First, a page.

New Zealand’s stories have reached international audiences through a range of media.
In the 19th century accounts of New Zealand, collections of Māori oral traditions and fiction were published in London. Local publishers soon emerged, and books were exported, but overseas sales did not grow significantly until the 1970s. The internet and e-books contributed to the wider reach of New Zealand writing.
The Old World’s watching
The most famous New Zealand writer overseas is Katherine Mansfield, whose works have been translated into more than 25 languages. While she spent most of her writing career in England and France, her New Zealand stories are her best-known. Her impetus for writing them was ‘to make our undiscovered country leap into the eyes of the Old World’.1
Some New Zealand authors gained a following in other countries via overseas publication or translation. For many foreign readers, New Zealand settings were the main attraction. Romance writer Essie Summers boosted tourism and sold over 19 million copies worldwide with titles such as Moon over the alps (1960). Booker Prize-winning novels the bone people (1983) by Keri Hulme and The luminaries (2013) by Eleanor Catton described New Zealand’s landscapes and people.
From the later 20th century some writers chose settings other than New Zealand for their works. New Zealand plays in particular were successful overseas if their subject matter was widely recognisable. Roger Hall’s Middle age spread (1978) had a successful London season and his Conjugal rites (1990) was made into a British TV sitcom.
Not just words but pictures have enchanted overseas readers. Much-loved illustrated children’s book Hairy Maclary from Donaldson’s dairy (1983) by Lynley Dodd was a local and international publishing sensation, leading to a hugely popular series of books. In 2012 the Duchess of Cornwall declared it to be one of her favourite books for children.
Frankfurt Book Fair
The Frankfurt Book Fair, held in October each year, is traditionally a place to showcase and sell New Zealand literature. In 2012 New Zealand was the guest of honour for a year leading up to the fair, and used the opportunity to feature not just New Zealand books and writers, but visual arts, film, dance, theatre and Māori culture, as well as food and wine.
Other festivals, notably the Edinburgh festivals, have provided a stage for aspiring playwrights and performing artists. Award winners include playwright Gary Henderson for his play Skin tight at the 1998 Fringe and actor Jacob Rajan for his solo show Krishnan’s dairy in 1999. Comedy duo Flight of the Conchords were a hit in the early 2000s, later achieving success on US television.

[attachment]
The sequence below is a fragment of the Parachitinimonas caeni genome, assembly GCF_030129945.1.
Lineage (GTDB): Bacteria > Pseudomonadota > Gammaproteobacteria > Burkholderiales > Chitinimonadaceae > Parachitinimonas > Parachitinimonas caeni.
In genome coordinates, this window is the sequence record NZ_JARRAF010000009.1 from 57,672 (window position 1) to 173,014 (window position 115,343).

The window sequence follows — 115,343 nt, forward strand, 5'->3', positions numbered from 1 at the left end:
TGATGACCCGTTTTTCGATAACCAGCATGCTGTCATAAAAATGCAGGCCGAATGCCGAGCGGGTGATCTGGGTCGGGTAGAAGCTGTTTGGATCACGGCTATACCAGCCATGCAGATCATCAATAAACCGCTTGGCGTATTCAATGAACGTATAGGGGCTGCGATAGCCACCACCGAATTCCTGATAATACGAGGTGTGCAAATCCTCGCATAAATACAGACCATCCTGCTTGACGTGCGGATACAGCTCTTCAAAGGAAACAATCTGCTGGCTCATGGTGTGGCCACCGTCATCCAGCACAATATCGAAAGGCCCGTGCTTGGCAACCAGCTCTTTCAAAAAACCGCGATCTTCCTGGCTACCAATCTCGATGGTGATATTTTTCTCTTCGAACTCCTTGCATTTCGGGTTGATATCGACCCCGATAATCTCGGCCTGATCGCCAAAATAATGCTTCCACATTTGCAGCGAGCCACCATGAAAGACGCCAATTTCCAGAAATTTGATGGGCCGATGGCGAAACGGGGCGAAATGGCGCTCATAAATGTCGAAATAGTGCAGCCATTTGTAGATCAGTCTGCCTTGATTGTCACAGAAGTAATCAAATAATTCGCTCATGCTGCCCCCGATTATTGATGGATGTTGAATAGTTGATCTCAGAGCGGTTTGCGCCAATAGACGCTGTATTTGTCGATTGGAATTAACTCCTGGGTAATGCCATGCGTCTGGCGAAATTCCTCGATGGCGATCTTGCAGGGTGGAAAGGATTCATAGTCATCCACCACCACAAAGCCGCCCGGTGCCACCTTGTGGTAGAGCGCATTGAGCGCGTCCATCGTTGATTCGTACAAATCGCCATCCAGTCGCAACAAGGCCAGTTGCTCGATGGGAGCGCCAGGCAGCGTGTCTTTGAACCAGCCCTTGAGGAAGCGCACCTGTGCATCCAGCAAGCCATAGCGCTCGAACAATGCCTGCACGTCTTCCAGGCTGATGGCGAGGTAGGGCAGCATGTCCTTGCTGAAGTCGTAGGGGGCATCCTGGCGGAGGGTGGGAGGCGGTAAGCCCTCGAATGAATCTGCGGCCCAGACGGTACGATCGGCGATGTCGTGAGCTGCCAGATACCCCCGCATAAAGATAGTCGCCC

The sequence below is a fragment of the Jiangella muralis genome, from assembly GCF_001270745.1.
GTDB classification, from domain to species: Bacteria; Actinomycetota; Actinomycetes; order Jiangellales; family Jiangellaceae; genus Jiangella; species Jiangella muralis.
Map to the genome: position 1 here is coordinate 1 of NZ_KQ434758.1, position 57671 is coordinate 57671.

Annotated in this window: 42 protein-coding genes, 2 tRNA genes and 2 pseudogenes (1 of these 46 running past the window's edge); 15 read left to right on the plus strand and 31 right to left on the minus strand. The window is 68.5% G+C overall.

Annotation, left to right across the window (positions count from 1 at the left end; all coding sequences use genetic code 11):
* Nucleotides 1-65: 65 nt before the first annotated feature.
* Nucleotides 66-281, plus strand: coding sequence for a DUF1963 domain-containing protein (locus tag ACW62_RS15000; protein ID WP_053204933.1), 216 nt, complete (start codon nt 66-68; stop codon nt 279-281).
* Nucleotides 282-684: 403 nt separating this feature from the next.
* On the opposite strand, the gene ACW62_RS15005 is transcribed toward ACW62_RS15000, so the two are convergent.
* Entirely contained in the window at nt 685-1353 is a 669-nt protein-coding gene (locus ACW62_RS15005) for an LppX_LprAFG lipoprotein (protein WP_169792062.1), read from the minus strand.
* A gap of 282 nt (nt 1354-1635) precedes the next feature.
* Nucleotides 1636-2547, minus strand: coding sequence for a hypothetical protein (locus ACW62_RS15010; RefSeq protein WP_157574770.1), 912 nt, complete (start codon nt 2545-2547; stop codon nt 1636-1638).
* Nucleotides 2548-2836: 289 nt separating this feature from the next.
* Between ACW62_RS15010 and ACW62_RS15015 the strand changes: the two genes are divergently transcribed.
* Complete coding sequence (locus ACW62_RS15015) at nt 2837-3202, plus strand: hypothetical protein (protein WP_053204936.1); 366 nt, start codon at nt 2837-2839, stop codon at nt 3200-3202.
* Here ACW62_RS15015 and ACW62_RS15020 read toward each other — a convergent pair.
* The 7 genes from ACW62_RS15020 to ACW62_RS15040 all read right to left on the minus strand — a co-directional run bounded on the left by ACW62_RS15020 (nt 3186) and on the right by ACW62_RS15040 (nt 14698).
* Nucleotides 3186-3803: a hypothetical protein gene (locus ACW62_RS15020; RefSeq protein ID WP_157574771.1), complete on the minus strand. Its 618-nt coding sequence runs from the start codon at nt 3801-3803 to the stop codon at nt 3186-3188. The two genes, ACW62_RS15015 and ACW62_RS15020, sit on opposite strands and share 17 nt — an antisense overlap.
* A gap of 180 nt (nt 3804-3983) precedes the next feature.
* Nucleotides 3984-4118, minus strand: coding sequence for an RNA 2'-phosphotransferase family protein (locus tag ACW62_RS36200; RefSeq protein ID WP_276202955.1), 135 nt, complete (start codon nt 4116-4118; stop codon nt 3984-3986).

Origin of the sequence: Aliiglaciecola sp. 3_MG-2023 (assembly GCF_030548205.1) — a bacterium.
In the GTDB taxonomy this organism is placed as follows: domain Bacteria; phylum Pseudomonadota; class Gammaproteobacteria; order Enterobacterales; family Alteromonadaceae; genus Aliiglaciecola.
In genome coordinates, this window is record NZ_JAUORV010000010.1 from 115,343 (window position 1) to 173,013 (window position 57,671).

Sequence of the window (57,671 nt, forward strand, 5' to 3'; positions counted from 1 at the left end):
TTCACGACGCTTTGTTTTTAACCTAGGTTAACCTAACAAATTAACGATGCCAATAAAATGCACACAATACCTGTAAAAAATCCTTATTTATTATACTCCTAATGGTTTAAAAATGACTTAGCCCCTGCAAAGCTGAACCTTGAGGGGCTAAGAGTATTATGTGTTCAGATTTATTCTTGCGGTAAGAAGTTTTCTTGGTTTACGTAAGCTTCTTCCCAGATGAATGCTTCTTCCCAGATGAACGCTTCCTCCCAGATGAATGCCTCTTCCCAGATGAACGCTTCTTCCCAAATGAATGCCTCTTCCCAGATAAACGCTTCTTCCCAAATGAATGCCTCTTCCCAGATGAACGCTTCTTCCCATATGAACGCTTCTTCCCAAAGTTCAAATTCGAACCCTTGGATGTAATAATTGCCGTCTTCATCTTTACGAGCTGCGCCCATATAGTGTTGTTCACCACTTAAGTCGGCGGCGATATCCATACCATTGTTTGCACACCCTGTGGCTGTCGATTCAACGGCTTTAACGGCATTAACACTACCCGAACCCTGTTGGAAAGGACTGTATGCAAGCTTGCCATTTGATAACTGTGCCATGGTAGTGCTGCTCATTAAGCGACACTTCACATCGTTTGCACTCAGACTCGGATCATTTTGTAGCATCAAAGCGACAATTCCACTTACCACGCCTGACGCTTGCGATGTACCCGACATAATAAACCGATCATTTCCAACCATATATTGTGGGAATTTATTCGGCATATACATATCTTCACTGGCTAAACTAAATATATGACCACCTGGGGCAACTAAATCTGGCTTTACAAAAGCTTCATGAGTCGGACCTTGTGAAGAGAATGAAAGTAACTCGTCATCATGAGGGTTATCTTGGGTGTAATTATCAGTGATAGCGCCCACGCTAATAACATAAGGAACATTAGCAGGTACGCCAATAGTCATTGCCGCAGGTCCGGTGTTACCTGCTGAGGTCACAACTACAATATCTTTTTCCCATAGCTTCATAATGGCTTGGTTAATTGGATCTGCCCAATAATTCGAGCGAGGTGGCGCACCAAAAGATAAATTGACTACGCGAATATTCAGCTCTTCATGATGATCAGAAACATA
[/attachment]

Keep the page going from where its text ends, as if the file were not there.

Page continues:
Selling Middle Earth
The question of whether Peter Jackson’s award winning Lord of the rings trilogy and Hobbit series are truly New Zealand films is debatable. It seems clear, however, that their mythical setting is brilliantly evoked by diverse New Zealand landscapes. This was undoubtedly one reason that in 2001 Prime Minister Helen Clark asserted, ‘The Lord of the Rings has the potential to expose New Zealand to the world on an unprecedented scale.’2
Film and television
Though promotional documentaries had been shown at international exhibitions from the 1920s, films revealing New Zealand’s landscapes and culture began to find world audiences from the 1970s with the nature documentary series Wild south and children’s drama series like Hunter’s gold (1976), set in 1860s in the Otago goldfields. By the late 1980s exportability was as important as serving local TV audiences, and productions as various as period court drama Hanlon (1985), soap opera Shortland Street (from 1992) and Māori ‘supernatural’ series Mataku (2002–4) sold well overseas.
In the 1970s international co-production of feature films began, as did state support through the New Zealand Film Commission. From 1980 New Zealand features began screening at the prestigious Cannes Film Festival, and at others such as the Sundance and Berlin festivals.
Jane Campion’s The piano (1993) was the first New Zealand feature to win the Palme d’Or at Cannes, as well as Academy Awards. Since then, winners of other major awards include Niki Caro’s Whale rider (2002), which was acclaimed at the Toronto International Film Festival, the Sundance Film Festival and the Rotterdam Film Festival; Taika Waititi’s Boy (2010), which took the Deutsche Kinderhilfswerk Grand Prize at the Berlin Film Festival; and Mark Albiston and Louis Sutherland’s Shopping (2013), which won the Berlin Film Festival’s Grand Prix that year.
Globally successful documentaries include Merata Mita’s Patu! (1981), Sandor Lau’s Squeegee bandit (2007), and Leanne Pooley’s The Topp Twins: untouchable girls (2009).